Edited by Roxanne K. Young, Associate Editor.
Szeming Sze, MD , retired former medical director of the United Nations (UN), who
will be remembered particularly for his part in establishing the World
Health Organization (WHO) as a specialized agency of the UN, died in
Pittsburgh, Pa, on October 27, 1998.
With the help of his United Nations Relief and Rehabilitation
Administration (UNRRA) colleague, Dr Gerald da Paula Souza of Brazil,
Dr Sze secured the cooperation of several governments in combining 5
existing international health organizations, which led to the
International Health Conference of July 1946 from which the WHO was
established. Dr Sze continued to hold key posts as a member of the WHO
Interim Commission and also as secretary of the UN Administrative
Committee on Coordination, composed of the heads of the UN and its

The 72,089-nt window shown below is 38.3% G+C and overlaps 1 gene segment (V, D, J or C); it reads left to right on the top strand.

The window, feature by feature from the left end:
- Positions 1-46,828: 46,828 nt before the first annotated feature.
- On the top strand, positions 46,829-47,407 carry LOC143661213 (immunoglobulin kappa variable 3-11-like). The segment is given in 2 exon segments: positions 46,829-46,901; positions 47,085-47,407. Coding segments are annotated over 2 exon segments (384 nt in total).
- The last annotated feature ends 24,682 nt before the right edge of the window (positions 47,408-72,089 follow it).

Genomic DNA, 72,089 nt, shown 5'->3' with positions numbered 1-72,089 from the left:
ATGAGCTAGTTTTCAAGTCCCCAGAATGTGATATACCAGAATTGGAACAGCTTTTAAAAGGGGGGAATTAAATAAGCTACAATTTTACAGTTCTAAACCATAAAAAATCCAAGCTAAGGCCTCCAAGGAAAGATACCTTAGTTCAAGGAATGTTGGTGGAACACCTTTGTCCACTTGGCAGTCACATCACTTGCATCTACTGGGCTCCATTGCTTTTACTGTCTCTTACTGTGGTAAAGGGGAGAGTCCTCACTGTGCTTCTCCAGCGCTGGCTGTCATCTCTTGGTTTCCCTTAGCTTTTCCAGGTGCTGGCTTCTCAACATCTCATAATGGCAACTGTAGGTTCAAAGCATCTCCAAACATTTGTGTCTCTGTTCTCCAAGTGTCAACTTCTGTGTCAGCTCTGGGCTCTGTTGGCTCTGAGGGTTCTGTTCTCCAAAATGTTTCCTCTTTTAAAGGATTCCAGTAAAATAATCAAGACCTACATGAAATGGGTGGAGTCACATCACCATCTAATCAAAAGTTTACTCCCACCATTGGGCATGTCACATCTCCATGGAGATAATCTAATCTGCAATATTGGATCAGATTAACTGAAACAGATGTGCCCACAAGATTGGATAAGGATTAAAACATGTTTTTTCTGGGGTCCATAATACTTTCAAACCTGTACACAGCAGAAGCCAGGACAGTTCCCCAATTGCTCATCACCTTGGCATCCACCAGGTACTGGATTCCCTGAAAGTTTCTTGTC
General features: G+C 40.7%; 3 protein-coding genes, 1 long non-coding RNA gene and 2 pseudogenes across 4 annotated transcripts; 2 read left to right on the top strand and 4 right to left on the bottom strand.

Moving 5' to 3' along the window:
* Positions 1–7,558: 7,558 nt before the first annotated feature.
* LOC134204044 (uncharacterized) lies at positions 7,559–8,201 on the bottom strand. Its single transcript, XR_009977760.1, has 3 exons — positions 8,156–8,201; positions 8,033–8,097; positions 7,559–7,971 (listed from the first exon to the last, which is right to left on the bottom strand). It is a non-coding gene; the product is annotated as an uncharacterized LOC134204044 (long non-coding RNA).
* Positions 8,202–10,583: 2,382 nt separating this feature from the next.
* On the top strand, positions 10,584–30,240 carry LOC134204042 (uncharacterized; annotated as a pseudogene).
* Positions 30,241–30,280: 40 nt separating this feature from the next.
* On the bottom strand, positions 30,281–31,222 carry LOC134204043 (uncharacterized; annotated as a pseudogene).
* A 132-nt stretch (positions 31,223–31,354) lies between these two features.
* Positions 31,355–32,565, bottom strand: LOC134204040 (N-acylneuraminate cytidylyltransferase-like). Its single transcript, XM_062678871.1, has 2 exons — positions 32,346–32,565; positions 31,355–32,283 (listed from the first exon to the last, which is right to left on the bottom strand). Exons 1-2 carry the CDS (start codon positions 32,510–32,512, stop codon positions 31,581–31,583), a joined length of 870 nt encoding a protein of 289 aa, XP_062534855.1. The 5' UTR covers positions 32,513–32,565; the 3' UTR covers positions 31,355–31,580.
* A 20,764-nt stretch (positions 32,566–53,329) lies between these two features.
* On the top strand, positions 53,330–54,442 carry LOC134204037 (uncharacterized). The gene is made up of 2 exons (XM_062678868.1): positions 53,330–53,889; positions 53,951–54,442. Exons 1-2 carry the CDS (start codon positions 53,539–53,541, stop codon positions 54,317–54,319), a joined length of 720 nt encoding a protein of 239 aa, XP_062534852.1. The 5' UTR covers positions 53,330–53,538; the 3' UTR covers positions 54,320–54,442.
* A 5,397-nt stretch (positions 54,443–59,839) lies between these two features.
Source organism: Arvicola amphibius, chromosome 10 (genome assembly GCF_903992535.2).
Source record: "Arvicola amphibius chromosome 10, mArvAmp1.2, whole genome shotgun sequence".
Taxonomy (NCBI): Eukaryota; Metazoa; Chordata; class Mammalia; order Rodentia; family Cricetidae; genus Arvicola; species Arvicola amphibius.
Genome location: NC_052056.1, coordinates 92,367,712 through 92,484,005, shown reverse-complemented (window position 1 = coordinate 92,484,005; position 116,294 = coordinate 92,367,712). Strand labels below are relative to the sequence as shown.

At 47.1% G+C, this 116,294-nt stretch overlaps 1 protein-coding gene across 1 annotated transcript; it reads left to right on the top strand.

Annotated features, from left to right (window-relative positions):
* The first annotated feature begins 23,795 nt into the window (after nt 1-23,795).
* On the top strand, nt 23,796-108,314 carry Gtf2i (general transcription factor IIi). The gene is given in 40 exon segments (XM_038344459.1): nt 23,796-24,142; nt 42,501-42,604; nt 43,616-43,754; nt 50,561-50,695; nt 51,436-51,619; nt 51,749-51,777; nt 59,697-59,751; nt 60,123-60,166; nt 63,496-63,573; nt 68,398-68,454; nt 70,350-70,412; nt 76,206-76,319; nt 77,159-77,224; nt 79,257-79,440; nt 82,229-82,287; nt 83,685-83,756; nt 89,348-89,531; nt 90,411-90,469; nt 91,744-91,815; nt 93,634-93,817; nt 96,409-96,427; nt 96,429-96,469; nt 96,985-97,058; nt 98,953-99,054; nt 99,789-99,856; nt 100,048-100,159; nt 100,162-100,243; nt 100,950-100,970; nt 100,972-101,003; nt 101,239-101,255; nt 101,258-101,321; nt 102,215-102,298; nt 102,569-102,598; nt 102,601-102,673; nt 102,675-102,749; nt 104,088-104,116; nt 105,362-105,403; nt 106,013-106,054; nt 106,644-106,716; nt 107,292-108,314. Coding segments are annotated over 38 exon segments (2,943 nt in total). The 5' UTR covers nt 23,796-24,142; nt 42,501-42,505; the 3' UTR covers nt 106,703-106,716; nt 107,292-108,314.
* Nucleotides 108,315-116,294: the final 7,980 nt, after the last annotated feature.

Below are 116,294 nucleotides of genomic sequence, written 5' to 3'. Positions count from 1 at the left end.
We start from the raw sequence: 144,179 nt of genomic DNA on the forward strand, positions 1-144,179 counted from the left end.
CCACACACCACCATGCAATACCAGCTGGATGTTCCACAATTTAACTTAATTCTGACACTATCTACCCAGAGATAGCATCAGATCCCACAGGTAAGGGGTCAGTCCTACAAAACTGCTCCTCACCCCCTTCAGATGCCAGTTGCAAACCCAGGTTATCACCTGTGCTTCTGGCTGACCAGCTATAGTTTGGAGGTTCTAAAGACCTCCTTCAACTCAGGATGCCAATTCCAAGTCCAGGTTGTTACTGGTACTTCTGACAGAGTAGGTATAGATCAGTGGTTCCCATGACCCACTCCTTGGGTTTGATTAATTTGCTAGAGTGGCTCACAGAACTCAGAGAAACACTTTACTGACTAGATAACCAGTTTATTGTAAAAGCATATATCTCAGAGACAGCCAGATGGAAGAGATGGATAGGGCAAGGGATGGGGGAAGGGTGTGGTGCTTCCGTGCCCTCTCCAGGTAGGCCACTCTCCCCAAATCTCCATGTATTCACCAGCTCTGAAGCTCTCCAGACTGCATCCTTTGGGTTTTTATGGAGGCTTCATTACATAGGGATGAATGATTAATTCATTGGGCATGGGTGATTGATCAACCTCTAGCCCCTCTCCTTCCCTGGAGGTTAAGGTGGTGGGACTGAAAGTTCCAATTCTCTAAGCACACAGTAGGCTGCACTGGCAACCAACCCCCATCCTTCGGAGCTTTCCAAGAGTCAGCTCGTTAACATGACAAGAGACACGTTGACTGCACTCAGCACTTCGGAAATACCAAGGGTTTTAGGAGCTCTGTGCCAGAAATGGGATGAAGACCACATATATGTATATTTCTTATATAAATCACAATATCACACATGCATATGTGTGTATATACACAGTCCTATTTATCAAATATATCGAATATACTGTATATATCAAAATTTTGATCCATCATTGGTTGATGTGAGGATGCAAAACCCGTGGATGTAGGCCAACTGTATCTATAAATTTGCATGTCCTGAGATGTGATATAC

Dr Sze was the eldest son of Dr Sao-Ke Alfred Sze, Chinese ambassador
in London and later in Washington, DC. He was educated in England at
Winchester College and Cambridge University, returning to China in 1934
after interning at St Thomas' Hospital in London. While on a visit to
the United States, he was prevented from returning to China because
of the bombing of Pearl Harbor. He then joined the Lend-Lease
Program of the Chinese government, which culminated in his attending
the San Francisco Conference that gave birth to the WHO.
Dr Sze joined the staff of UNRRA in 1947 and the UN in 1948, becoming
medical director in 1954 until he retired in 1968.
Dr Sze is survived by 2 sisters, Julia Sze-Bailey of New York, NY, and
Alice Wang of Cambridge, Mass; his daughter Diane Wei of Pittsburgh,
Pa; his son, Chiaming of Boston, Mass; 5 grandchildren; and 7
Wei DS. Szeming Sze, MD. JAMA. 1999;281(6):579. doi:10.1001/jama.281.6.579